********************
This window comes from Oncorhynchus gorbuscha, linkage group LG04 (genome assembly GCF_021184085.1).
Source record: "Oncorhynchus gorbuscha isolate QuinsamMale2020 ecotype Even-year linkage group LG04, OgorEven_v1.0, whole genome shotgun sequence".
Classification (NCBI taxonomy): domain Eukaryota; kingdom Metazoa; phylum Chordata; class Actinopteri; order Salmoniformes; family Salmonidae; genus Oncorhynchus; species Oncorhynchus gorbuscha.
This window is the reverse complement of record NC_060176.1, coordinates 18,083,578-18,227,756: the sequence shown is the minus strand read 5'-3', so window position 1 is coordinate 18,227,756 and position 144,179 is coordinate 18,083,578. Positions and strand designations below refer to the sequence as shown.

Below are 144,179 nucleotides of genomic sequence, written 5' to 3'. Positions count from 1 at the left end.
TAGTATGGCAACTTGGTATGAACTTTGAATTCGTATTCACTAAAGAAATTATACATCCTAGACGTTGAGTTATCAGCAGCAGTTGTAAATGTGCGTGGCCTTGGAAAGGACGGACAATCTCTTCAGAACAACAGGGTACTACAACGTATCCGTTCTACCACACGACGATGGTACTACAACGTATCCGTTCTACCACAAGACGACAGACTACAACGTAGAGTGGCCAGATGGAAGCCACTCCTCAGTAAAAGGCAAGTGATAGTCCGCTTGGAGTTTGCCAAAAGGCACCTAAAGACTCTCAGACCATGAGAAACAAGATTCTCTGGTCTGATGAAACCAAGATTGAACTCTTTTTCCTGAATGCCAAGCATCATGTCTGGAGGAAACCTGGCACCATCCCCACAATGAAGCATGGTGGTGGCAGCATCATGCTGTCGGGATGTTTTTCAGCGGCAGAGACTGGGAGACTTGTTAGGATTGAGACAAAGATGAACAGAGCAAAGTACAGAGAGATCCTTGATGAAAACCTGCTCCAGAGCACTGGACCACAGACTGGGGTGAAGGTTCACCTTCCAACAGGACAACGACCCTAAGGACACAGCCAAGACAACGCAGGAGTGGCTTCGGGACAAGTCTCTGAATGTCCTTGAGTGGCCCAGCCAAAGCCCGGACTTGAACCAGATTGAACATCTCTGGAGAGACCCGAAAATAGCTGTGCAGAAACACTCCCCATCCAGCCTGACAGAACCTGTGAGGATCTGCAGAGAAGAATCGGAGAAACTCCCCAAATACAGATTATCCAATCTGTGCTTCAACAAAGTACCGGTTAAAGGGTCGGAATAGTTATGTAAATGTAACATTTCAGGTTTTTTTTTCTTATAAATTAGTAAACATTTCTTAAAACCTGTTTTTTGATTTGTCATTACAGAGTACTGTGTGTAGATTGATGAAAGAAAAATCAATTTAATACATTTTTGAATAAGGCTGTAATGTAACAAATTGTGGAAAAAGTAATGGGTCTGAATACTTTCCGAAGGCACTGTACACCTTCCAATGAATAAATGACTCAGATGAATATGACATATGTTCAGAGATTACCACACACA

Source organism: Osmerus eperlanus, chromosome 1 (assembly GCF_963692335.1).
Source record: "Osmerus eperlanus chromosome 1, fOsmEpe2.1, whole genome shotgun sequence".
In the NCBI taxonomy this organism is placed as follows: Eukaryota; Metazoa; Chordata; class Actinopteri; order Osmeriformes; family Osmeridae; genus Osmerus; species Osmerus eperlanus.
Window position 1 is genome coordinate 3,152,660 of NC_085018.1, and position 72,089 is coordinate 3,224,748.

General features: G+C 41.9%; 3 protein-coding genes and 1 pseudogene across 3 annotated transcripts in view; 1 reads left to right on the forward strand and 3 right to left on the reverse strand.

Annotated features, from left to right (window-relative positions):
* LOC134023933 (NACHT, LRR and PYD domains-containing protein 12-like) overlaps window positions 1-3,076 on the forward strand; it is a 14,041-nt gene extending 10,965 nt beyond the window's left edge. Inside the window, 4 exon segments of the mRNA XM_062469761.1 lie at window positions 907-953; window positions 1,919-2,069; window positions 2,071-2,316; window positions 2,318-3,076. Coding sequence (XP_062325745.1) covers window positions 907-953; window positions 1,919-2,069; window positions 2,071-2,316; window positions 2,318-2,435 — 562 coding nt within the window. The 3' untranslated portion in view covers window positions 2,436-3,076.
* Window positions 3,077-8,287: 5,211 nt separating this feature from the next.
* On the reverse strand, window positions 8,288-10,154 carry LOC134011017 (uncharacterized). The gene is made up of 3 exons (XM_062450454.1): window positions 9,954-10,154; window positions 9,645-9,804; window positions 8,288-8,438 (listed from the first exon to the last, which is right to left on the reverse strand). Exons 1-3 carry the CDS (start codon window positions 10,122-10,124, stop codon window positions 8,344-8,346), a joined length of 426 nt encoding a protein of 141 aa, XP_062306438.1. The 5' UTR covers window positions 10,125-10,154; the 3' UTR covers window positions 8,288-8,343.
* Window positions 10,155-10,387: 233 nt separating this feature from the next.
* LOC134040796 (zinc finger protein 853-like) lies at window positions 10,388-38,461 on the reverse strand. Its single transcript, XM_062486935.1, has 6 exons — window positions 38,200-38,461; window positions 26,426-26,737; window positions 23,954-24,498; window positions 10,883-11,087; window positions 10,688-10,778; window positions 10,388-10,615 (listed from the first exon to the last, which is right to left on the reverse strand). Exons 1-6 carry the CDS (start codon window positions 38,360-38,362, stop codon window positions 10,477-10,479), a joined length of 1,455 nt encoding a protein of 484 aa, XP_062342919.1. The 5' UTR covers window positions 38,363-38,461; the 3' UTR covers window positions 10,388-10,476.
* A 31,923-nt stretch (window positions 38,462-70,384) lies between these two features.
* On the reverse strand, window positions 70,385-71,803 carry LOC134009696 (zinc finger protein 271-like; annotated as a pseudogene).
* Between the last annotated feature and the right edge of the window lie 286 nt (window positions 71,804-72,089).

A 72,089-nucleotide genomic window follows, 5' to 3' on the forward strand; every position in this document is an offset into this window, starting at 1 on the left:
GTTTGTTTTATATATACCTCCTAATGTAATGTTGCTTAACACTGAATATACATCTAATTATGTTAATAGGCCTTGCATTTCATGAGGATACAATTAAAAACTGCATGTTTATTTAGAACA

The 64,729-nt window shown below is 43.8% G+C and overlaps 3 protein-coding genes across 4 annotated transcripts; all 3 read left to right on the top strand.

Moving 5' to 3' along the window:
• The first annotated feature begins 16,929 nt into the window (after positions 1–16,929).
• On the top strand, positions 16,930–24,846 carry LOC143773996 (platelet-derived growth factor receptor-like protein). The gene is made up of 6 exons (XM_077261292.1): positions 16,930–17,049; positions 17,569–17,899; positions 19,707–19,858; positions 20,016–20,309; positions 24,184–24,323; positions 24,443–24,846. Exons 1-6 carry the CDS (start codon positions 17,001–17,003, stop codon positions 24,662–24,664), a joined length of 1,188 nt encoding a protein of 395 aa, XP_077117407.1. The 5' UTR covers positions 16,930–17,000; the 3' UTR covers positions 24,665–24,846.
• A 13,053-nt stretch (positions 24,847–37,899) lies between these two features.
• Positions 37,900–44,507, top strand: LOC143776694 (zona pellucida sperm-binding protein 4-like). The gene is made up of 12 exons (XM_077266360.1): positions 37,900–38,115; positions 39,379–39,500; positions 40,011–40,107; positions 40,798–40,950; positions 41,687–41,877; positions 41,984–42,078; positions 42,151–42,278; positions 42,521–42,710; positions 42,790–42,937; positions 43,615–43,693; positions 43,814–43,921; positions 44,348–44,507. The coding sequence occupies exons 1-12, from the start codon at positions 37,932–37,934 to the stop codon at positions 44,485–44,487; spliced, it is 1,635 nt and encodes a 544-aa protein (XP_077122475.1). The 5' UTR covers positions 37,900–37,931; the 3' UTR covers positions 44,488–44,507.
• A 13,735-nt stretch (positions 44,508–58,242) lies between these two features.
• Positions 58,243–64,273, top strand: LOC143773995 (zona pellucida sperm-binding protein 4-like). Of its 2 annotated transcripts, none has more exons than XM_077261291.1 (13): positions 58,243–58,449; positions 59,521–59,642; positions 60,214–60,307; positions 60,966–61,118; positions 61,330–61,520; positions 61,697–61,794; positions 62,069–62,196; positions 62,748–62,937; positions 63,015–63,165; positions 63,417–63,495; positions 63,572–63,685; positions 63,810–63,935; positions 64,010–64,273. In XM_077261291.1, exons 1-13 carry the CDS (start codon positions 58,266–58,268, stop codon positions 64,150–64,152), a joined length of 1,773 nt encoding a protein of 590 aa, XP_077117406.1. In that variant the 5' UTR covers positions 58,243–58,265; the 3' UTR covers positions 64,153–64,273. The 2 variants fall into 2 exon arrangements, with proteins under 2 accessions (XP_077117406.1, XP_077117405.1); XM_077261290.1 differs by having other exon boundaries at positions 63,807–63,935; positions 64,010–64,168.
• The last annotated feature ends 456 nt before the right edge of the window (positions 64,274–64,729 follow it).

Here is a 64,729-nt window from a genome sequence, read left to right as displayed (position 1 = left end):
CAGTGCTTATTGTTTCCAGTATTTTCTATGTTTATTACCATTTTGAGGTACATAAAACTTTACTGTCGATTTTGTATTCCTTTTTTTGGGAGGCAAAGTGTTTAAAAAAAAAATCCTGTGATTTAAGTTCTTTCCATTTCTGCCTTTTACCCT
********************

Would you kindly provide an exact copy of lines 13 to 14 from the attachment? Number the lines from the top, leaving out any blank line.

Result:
* LOC134023933 (NACHT, LRR and PYD domains-containing protein 12-like) overlaps window positions 1-3,076 on the forward strand; it is a 14,041-nt gene extending 10,965 nt beyond the window's left edge. Inside the window, 4 exon segments of the mRNA XM_062469761.1 lie at window positions 907-953; window positions 1,919-2,069; window positions 2,071-2,316; window positions 2,318-3,076. Coding sequence (XP_062325745.1) covers window positions 907-953; window positions 1,919-2,069; window positions 2,071-2,316; window positions 2,318-2,435 — 562 coding nt within the window. The 3' untranslated portion in view covers window positions 2,436-3,076.
* Window positions 3,077-8,287: 5,211 nt separating this feature from the next.